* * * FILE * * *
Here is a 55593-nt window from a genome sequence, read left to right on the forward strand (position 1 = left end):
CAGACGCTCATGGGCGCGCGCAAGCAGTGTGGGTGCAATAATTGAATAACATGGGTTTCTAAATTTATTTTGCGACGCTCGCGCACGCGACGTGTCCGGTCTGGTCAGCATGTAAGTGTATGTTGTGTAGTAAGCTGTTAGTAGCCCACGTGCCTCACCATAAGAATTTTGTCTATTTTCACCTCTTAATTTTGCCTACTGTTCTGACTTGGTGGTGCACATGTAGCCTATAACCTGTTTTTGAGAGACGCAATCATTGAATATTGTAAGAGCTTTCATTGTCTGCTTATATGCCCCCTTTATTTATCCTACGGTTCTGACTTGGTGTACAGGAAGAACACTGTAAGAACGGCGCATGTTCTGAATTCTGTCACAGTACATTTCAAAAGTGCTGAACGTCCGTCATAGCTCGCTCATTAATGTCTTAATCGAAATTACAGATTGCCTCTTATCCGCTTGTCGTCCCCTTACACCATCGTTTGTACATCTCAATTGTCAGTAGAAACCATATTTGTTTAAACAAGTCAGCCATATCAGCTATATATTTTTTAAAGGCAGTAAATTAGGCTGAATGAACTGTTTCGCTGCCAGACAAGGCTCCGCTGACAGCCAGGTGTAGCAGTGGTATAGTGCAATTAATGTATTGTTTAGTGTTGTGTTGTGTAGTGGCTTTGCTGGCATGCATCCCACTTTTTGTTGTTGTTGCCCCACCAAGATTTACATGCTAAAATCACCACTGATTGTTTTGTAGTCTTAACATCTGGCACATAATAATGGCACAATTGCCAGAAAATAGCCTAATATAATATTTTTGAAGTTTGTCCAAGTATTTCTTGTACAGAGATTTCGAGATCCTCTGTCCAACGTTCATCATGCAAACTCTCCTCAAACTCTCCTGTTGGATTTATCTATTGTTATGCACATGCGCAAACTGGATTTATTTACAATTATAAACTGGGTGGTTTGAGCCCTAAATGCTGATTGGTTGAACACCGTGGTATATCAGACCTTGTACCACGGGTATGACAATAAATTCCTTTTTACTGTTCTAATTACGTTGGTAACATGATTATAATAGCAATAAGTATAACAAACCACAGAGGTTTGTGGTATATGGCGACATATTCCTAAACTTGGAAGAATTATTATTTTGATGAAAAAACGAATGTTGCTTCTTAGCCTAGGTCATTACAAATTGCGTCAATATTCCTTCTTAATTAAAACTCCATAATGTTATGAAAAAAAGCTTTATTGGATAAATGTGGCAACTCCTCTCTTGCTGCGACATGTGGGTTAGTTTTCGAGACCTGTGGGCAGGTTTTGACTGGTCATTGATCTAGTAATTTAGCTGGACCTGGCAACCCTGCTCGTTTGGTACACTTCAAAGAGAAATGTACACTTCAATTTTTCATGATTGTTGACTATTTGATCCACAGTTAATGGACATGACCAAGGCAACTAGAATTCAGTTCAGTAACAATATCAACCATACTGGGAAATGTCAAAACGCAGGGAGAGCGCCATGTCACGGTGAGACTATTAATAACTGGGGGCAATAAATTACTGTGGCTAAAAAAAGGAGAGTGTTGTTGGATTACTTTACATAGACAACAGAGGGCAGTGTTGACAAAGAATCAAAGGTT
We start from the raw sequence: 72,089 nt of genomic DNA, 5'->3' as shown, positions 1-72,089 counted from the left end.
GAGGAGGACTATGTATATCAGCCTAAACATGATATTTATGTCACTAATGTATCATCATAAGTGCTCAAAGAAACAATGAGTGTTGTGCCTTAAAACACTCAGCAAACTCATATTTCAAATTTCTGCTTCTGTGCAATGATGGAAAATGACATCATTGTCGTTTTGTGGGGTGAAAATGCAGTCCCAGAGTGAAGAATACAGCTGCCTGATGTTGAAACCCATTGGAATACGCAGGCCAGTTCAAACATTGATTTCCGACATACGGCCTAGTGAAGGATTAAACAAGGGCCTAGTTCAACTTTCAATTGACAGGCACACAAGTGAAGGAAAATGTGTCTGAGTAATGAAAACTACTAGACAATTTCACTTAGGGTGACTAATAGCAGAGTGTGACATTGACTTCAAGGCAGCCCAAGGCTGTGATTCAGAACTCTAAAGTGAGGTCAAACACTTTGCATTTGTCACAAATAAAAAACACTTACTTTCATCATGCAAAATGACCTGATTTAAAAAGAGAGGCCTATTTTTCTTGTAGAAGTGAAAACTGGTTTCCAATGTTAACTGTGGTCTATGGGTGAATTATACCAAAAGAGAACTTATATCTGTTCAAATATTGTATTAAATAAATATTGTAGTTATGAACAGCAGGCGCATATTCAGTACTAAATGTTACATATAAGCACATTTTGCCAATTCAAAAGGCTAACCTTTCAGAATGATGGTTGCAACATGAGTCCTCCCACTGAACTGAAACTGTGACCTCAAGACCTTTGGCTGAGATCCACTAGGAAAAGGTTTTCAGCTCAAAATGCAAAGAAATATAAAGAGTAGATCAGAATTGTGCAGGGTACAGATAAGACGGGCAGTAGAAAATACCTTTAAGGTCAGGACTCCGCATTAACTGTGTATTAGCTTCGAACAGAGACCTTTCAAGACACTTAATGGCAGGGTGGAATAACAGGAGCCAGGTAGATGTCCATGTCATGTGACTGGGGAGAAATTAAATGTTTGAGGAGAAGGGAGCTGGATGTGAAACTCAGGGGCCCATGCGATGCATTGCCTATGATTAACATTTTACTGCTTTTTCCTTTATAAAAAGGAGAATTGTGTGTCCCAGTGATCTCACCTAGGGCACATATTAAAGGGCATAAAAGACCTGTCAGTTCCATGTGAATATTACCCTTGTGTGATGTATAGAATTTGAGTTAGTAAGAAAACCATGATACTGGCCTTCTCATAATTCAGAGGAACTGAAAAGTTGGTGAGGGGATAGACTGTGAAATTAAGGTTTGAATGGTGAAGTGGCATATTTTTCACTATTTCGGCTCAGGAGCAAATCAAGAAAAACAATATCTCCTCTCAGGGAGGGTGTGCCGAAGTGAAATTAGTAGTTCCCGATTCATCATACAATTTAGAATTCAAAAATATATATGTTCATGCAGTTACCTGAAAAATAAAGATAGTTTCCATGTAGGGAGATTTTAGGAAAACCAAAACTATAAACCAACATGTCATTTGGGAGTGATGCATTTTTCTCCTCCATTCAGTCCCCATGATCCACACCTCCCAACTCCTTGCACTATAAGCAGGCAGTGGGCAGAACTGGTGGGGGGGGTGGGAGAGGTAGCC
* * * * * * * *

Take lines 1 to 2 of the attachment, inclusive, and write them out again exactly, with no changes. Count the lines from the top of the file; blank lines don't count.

Here is a 55593-nt window from a genome sequence, read left to right on the forward strand (position 1 = left end):
CAGACGCTCATGGGCGCGCGCAAGCAGTGTGGGTGCAATAATTGAATAACATGGGTTTCTAAATTTATTTTGCGACGCTCGCGCACGCGACGTGTCCGGTCTGGTCAGCATGTAAGTGTATGTTGTGTAGTAAGCTGTTAGTAGCCCACGTGCCTCACCATAAGAATTTTGTCTATTTTCACCTCTTAATTTTGCCTACTGTTCTGACTTGGTGGTGCACATGTAGCCTATAACCTGTTTTTGAGAGACGCAATCATTGAATATTGTAAGAGCTTTCATTGTCTGCTTATATGCCCCCTTTATTTATCCTACGGTTCTGACTTGGTGTACAGGAAGAACACTGTAAGAACGGCGCATGTTCTGAATTCTGTCACAGTACATTTCAAAAGTGCTGAACGTCCGTCATAGCTCGCTCATTAATGTCTTAATCGAAATTACAGATTGCCTCTTATCCGCTTGTCGTCCCCTTACACCATCGTTTGTACATCTCAATTGTCAGTAGAAACCATATTTGTTTAAACAAGTCAGCCATATCAGCTATATATTTTTTAAAGGCAGTAAATTAGGCTGAATGAACTGTTTCGCTGCCAGACAAGGCTCCGCTGACAGCCAGGTGTAGCAGTGGTATAGTGCAATTAATGTATTGTTTAGTGTTGTGTTGTGTAGTGGCTTTGCTGGCATGCATCCCACTTTTTGTTGTTGTTGCCCCACCAAGATTTACATGCTAAAATCACCACTGATTGTTTTGTAGTCTTAACATCTGGCACATAATAATGGCACAATTGCCAGAAAATAGCCTAATATAATATTTTTGAAGTTTGTCCAAGTATTTCTTGTACAGAGATTTCGAGATCCTCTGTCCAACGTTCATCATGCAAACTCTCCTCAAACTCTCCTGTTGGATTTATCTATTGTTATGCACATGCGCAAACTGGATTTATTTACAATTATAAACTGGGTGGTTTGAGCCCTAAATGCTGATTGGTTGAACACCGTGGTATATCAGACCTTGTACCACGGGTATGACAATAAATTCCTTTTTACTGTTCTAATTACGTTGGTAACATGATTATAATAGCAATAAGTATAACAAACCACAGAGGTTTGTGGTATATGGCGACATATTCCTAAACTTGGAAGAATTATTATTTTGATGAAAAAACGAATGTTGCTTCTTAGCCTAGGTCATTACAAATTGCGTCAATATTCCTTCTTAATTAAAACTCCATAATGTTATGAAAAAAAGCTTTATTGGATAAATGTGGCAACTCCTCTCTTGCTGCGACATGTGGGTTAGTTTTCGAGACCTGTGGGCAGGTTTTGACTGGTCATTGATCTAGTAATTTAGCTGGACCTGGCAACCCTGCTCGTTTGGTACACTTCAAAGAGAAATGTACACTTCAATTTTTCATGATTGTTGACTATTTGATCCACAGTTAATGGACATGACCAAGGCAACTAGAATTCAGTTCAGTAACAATATCAACCATACTGGGAAATGTCAAAACGCAGGGAGAGCGCCATGTCACGGTGAGACTATTAATAACTGGGGGCAATAAATTACTGTGGCTAAAAAAAGGAGAGTGTTGTTGGATTACTTTACATAGACAACAGAGGGCAGTGTTGACAAAGAATCAAAGGTT